So, that’s when mutual funds come into play. You have research without all the hard work of research. You also have diversification (hopefully they’re not diversifying in the general population’s understanding of diversification and actually diversifying and taking into account co-variance and blah blah) without the hard work of actually calculating anything out. The only downside of mutual funds is that very few exceed the market and all are more expensive than index funds.

So, that’s when I moved onto index funds and target retirement funds. The problem with index funds is the geographic and equity exposure. If you’re in an S&P 500 Index fund, you’re in all stocks and you’re in all USA. USA is a wonderful country, man I love it here, but our dollar is getting pummeled because of the trade imbalance and the nearly universal hatred of our President (I voted for him twice, thank you very much), and so you don’t want 100% national exposure. So I’m in target retirement fund to get out of all equity and I’m also in some emerging markets to give me some exposure to EAFE (Europe, Australasia, and Far East).

The beauty of the index fund and target retirement funds is that they are cheap, they are easy, and they will give me at least the market average in returns every single time. The expense ratios are generally tiny for index funds and relatively low on the target retirement funds (not so on emerging markets). In terms of easy, they require no work on my part. I can do something else with that time, even if it is lounging around doing absolutely nothing and being worthless. As for the market average returns, well I think the index fund really speaks for itself on that one. So really, it’s three beauties at once and I love it.


Are Investment Newsletters Worth It?

I have having lunch with a co-worker last week when he mentioned he was considering signing up for Motley Fool’s Hidden Gems newsletter run by Tom Gardner himself. A single year’s subscription to the newsletter costs $199 a year! Is it worth it?

I have no idea, but I know who might, the resident investment blogger that I talk to on a semi-regular basis and the only one I’ve actually met in person – George of Fat Pitch Financials (you may remember he gave me a sneak peek at his Contributor’s Corner). What did George say?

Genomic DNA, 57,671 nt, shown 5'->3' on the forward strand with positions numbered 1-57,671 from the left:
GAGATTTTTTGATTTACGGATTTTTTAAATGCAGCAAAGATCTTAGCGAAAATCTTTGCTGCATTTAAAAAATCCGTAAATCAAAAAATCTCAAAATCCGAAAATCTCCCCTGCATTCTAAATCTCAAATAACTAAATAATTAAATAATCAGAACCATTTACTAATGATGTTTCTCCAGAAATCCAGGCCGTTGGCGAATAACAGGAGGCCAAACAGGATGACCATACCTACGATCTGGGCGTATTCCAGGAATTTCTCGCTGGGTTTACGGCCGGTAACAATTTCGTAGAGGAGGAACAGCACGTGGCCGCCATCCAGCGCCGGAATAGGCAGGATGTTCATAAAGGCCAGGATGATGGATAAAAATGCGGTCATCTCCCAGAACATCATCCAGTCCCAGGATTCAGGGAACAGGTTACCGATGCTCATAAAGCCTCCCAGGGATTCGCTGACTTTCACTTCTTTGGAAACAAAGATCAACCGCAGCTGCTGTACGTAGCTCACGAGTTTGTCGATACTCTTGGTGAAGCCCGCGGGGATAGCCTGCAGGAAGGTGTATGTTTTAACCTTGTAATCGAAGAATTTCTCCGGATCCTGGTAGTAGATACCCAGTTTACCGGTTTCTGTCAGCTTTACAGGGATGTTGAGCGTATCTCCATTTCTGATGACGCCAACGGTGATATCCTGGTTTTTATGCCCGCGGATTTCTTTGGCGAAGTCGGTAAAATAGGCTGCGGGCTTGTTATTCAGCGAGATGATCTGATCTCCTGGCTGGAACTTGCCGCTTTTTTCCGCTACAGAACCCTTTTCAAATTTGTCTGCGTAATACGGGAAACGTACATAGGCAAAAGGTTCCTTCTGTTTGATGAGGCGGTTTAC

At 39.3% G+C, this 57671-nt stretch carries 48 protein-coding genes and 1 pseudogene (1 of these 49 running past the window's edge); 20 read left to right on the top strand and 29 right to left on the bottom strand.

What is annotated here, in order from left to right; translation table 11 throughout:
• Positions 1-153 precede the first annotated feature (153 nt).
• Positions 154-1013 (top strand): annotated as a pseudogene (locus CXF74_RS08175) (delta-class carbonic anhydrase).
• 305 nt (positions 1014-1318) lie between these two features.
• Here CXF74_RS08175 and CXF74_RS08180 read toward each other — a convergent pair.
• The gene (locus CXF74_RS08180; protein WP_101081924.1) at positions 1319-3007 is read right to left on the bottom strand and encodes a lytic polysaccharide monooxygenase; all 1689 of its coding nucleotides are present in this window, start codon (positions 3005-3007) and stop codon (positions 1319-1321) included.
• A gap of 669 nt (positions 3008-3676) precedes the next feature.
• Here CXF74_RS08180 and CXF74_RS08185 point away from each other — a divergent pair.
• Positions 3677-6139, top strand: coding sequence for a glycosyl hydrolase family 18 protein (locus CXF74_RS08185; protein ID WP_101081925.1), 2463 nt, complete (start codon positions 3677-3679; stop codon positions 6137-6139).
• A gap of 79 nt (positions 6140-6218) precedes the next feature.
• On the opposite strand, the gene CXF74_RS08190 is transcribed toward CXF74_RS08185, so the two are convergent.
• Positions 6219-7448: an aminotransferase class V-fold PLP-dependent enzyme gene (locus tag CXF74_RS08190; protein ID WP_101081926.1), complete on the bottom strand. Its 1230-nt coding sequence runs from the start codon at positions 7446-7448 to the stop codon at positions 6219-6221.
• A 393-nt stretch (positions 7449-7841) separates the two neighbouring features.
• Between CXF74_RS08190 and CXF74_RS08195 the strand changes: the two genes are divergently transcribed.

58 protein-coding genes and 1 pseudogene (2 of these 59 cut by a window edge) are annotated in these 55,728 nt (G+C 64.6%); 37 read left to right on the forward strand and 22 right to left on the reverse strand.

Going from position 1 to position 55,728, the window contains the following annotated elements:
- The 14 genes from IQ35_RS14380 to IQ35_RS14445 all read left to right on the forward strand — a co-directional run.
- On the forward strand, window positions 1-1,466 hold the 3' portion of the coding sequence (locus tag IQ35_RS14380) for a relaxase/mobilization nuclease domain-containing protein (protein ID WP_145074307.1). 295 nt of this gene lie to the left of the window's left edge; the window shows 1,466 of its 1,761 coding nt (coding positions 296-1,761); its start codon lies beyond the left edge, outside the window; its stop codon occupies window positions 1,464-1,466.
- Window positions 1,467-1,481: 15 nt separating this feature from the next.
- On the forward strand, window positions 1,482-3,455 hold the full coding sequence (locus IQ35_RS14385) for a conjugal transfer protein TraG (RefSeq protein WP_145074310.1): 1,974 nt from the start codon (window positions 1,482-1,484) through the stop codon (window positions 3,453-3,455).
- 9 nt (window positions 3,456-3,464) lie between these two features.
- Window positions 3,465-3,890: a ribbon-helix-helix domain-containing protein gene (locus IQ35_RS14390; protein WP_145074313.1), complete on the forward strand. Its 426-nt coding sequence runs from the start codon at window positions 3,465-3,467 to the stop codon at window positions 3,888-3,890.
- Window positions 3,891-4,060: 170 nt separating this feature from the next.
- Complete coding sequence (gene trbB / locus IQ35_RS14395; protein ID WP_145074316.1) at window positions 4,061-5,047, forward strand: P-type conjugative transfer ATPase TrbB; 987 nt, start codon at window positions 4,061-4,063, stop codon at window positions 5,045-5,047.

I’ve tried most of the MF investment newsletter subscriptions. The Hidden Gems research is pretty good and they use to have a great message board back when I tried it out. The subscriptions also give you access to the Fool forums. The only drawback with Hidden Gems that I’ve heard of is that the members often drive up the price of these small cap stock picks real quick when they are selected and the price can drop dramatically when the stock is no longer recommended. The picks also often tend to be higher risk growth stocks.

I think the biggest drawback of the Motley Fool products is that you only get research on a few stocks each month. I like MorningStar as an alternative because they cover 1500+ stocks. I think for even less than the cost of a MF subscription, you get a lot more with the MorningStar Premium Subscription.

Sounds like the newsletter is certainly of value but there are certainly very obvious drawbacks. While there appears to be value in the MF Hidden Gems one specifically, I can see how most of those drawbacks are systemic problems for all newsletters. Just think of the picks Jim Cramer gives away for free on his television show, the stocks spike the next day and any value that was there is quickly diminished. While the picks may or may not be good in the long run, in the short run they are made “less good” by virtue of being broadcast on CNBC. The only mitigating factor (to the popularity issue) of Hidden Gems is that the annual entrance fee of $199 dissuades many an investor so you won’t get the throng that pant over Jim Cramer’s daily selections.

Beyond the short term spike, George mentions something that may be obvious if you think about it – they tend to pick higher risk growth stocks. Well they’re looking for hidden gems, so they’ll probably be picking riskier propositions but ones with long term potential. With venture capital, the old maxim is that you pick one home run, four treadwaters, and five busts (something like that… I’m not a VC); so if you apply that to stock picking, you don’t have to be mega-successful percentage-wise to be mega-successful dollar-wise. All it takes is one twelve-bagger…